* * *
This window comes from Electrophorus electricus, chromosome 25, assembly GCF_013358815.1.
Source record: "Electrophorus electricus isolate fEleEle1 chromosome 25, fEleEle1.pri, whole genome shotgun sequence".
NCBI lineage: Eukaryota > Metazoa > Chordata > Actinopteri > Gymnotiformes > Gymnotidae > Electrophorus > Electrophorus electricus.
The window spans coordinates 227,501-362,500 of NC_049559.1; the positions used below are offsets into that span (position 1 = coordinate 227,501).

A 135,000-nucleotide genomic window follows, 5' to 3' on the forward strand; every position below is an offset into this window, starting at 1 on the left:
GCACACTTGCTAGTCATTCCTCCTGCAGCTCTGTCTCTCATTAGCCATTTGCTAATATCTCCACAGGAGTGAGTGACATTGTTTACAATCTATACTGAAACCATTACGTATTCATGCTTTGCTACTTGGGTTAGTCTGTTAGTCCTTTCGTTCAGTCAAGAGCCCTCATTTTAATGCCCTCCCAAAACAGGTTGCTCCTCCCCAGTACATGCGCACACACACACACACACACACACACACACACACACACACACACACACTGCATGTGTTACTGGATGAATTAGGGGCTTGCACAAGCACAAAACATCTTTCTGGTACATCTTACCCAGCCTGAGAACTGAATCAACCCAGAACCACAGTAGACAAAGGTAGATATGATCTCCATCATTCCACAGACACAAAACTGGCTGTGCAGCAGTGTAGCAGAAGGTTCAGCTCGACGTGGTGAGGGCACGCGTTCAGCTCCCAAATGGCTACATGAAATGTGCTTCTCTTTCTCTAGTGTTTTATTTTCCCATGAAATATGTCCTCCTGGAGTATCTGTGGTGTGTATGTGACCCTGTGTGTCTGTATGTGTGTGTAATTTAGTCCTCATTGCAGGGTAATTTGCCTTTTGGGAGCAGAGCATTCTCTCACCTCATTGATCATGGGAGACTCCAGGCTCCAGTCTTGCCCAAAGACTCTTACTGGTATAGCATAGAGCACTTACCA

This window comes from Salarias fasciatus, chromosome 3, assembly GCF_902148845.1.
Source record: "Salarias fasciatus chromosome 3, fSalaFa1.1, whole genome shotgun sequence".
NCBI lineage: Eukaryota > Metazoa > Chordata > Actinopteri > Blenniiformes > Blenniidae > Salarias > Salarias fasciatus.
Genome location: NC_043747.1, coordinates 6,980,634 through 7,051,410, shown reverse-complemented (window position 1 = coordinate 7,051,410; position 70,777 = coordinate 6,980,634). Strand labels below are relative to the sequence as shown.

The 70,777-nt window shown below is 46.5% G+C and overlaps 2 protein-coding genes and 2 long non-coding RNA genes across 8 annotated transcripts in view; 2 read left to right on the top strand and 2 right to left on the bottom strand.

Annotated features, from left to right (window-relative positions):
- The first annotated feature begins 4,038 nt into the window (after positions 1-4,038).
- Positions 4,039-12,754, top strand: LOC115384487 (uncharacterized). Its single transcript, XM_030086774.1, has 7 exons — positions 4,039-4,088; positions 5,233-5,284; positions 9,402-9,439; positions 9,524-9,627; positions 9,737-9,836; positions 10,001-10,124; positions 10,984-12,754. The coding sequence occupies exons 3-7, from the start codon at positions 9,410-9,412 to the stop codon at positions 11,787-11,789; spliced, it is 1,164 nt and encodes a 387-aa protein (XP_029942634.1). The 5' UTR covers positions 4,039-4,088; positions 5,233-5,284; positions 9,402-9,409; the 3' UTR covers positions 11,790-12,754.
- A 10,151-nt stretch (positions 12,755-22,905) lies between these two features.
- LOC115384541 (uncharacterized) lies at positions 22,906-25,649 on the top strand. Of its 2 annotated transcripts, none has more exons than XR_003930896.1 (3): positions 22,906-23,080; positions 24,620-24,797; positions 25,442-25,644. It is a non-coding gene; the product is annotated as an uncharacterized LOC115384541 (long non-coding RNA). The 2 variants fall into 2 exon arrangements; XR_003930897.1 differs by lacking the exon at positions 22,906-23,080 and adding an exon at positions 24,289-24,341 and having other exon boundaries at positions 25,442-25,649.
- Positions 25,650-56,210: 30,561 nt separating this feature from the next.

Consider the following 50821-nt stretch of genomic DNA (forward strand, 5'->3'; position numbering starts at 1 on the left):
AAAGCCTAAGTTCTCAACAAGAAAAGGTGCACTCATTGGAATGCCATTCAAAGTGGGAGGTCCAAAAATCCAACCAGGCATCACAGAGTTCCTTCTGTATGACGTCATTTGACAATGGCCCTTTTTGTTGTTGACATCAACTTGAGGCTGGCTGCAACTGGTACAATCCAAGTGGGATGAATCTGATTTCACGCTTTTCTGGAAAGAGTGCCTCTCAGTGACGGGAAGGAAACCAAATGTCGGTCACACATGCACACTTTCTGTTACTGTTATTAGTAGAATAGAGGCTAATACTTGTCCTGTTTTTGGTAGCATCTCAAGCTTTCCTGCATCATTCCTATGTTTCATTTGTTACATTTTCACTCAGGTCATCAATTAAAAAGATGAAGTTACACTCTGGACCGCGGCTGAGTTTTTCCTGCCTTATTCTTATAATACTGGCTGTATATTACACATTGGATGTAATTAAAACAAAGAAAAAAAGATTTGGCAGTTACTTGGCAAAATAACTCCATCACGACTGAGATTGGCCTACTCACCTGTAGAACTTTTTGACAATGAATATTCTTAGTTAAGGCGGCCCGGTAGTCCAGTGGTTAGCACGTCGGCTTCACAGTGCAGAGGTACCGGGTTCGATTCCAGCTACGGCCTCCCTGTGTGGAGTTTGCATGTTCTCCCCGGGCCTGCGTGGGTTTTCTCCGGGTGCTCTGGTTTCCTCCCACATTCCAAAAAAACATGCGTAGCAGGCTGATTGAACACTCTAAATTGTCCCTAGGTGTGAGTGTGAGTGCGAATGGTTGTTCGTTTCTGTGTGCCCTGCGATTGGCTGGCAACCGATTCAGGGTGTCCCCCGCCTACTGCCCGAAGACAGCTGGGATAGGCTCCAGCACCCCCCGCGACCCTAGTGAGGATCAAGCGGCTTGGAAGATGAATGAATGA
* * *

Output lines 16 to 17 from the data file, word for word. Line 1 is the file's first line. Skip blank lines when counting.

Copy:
- LOC115384541 (uncharacterized) lies at positions 22,906-25,649 on the top strand. Of its 2 annotated transcripts, none has more exons than XR_003930896.1 (3): positions 22,906-23,080; positions 24,620-24,797; positions 25,442-25,644. It is a non-coding gene; the product is annotated as an uncharacterized LOC115384541 (long non-coding RNA). The 2 variants fall into 2 exon arrangements; XR_003930897.1 differs by lacking the exon at positions 22,906-23,080 and adding an exon at positions 24,289-24,341 and having other exon boundaries at positions 25,442-25,649.
- Positions 25,650-56,210: 30,561 nt separating this feature from the next.